Catholic priests are reportedly protesting Pope Francis’ reinstatement of a cardinal who is facing allegations of financial mismanagement and of failing to report the rape of a nun.
Cardinal George Alencherry heads the Archdiocese of Ernakulam-Angamaly of the Syro-Malabar Catholic Church, an Eastern Catholic Church in union with Rome and one of the two main Eastern churches in India.
An Indian television station aired an audio recording last week that appears to indicate that Alencherry may have been aware of a nun’s claim that a bishop had raped her, before the nun made her public complaint.
The nun in June 2018 accused Bishop Franco Mulakkal of Jalandhar of raping her in 2014 and sexually abusing her on multiple occasions over two years.
In a recorded phone call between the nun and Alencherry, alleged to have taken place before the nun filed her official complaint, Alencherry appears to tell the nun that he will deny knowing anything about the complaint if the police ask about it, and that she should deal with the apostolic nuncio instead of the police.
A Syro-Malabar Church spokesman said in a statement that the nun had not specifically mentioned the sexual assault during their conversation. Alencherry has denied that he recieved any sexual abuse complaints from the nun before she filed her complaint, but admitted that the nun had met him in 2017 and had brought concern to the cardinal but had not mentioned sexual abuse.
Bishop Mulakkal was formally charged with raping the nun nine times over a two-year period and faces a maximum sentence of life imprisonment, local authorities announced in April.
The charge sheet against Mulakkal included statements from more than 80 witnesses including a cardinal, three bishops, 11 priests and 25 nuns, according to Indian Catholic group Save our Sisters. He is expected to be in court this week.
Mulakkal maintains his innocence.
The Archdiocese of Ernakulam-Angamaly’s presbyteral council has also accused Alencherry of involvement in dubious land deals. Alencherry reportedly bypassed church law requiring consultations before a land sale that resulted in heavy financial losses for the church.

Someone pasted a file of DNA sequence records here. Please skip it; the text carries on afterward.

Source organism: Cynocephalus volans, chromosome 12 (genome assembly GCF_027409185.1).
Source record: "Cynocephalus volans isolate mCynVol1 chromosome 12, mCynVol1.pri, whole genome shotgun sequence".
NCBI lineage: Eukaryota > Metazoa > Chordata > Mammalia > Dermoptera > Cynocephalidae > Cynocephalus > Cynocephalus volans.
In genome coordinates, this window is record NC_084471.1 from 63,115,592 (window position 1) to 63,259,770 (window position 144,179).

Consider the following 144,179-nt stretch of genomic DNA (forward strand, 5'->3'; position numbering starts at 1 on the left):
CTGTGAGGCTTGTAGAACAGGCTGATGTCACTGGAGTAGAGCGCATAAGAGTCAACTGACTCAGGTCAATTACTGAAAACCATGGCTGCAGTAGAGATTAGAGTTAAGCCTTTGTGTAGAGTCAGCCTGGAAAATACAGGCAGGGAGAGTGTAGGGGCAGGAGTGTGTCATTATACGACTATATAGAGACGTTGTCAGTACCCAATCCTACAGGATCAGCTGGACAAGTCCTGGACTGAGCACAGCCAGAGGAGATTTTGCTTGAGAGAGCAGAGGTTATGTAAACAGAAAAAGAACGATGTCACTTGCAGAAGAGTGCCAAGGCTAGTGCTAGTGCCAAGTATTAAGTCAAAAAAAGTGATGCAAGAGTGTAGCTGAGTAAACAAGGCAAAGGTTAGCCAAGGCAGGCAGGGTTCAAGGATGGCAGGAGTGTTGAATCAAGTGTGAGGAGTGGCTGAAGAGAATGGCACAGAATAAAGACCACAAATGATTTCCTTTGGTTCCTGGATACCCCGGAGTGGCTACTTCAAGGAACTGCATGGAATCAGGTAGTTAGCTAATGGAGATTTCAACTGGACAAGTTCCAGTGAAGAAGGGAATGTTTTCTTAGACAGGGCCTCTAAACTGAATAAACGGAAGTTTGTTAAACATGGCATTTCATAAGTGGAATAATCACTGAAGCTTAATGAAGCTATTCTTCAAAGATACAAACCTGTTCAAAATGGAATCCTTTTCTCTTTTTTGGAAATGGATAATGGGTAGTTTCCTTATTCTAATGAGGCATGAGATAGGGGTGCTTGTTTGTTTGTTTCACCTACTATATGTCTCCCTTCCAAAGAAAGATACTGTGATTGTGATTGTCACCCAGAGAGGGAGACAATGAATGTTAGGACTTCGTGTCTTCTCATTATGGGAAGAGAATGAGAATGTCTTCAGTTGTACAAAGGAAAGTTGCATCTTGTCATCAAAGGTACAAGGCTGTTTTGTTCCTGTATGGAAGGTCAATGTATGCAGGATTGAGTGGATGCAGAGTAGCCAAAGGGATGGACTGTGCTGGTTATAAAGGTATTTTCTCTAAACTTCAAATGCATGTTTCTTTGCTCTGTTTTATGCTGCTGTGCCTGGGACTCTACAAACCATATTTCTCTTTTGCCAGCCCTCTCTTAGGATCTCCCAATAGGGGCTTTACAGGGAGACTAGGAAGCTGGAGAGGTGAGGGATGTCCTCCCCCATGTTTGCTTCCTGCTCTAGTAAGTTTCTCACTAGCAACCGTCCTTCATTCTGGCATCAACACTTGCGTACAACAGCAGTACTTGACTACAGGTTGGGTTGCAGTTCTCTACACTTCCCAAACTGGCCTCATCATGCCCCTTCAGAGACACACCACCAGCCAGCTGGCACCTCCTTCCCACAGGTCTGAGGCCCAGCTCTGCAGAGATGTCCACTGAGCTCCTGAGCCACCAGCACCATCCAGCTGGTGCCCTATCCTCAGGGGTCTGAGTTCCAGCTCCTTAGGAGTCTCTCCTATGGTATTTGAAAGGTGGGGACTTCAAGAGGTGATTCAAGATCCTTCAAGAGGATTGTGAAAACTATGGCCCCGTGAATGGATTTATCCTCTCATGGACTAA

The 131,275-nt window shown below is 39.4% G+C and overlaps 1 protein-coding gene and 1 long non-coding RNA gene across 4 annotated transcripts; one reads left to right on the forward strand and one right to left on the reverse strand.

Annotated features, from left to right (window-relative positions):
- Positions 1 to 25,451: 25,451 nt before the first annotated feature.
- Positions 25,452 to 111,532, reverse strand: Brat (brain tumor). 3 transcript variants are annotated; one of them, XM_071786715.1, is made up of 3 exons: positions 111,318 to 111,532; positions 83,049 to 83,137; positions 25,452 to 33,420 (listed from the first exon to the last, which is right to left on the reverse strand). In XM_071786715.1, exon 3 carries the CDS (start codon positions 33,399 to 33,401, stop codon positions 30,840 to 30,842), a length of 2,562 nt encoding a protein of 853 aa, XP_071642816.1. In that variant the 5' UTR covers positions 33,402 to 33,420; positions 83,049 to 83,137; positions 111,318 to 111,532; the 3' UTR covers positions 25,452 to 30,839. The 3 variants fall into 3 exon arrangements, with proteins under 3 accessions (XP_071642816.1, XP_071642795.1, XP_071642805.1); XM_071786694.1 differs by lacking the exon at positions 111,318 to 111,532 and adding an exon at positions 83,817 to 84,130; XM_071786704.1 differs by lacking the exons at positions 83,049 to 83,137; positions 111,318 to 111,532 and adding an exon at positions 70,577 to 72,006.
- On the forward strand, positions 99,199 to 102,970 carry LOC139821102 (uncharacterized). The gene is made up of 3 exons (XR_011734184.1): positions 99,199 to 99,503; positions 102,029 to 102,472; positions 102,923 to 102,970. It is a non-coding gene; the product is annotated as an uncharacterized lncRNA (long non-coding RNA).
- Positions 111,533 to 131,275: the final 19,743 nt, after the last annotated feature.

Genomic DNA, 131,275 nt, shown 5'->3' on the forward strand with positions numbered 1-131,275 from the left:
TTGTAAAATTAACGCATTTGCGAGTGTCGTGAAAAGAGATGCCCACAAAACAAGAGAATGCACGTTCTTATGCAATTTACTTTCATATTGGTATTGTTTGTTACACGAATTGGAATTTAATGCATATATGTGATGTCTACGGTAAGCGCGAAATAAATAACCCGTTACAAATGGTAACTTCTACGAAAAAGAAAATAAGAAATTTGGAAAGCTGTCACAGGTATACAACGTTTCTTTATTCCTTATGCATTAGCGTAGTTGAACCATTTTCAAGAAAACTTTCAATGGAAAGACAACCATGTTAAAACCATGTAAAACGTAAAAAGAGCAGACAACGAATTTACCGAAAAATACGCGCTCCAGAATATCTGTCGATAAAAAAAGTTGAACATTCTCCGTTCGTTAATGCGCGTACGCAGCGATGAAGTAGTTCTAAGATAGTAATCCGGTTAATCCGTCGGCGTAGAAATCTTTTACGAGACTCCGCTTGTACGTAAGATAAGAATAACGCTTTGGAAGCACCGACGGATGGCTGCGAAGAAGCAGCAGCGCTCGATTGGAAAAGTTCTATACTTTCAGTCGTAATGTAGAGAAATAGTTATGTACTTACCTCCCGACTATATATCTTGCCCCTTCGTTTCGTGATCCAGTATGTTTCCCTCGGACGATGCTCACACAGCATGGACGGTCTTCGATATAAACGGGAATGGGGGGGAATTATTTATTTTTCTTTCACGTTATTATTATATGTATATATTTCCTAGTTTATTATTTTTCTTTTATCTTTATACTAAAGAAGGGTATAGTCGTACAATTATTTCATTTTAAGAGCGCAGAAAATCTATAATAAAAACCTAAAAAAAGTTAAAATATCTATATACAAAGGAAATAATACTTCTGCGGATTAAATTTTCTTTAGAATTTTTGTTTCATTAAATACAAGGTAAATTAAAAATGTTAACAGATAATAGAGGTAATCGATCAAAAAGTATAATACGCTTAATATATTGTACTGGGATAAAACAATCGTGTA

In June the Vatican suspended the administrative powers of the archdiocese’s two auxiliary bishops, all archdiocesan offices, and the archdiocesan council. A Vatican letter said Cardinal Alencherry “should absolutely not be involved” in any decisions, UCA News reports.
Pope Francis reinstated Alencherry in June. At the time Cardinal Leonardo Sandri, head of the Vatican’s office for Eastern Catholic churches, stated that Alencherry must now submit monthly financial plans to the Syro-Malabar Church’s governing body. The Syro-Malabar synod will meet in August to discuss longer-term solutions to the archdiocese’ financial situation.
The Vatican investigation’s findings have not been made public, and two auxiliary bishops who were suspended along with Alencherry remain suspended, the Associated Press reports.
According to the AP, about 450 priests, including 70 from outside of India, began a hunger strike and prayer vigil last week at the cardinal's diocesan headquarters, in the city of Kochi, India to protest Alencherry’s reinstatement, the continued suspension of the two auxiliary bishops and to demand information about the Vatican’s investigation.
One of the protesting priests told the AP that the hunger strike ended after priests met with members of the Syro-Malabar synod and presented their demands, and were given assurance that the demands would be put forward during an August meeting.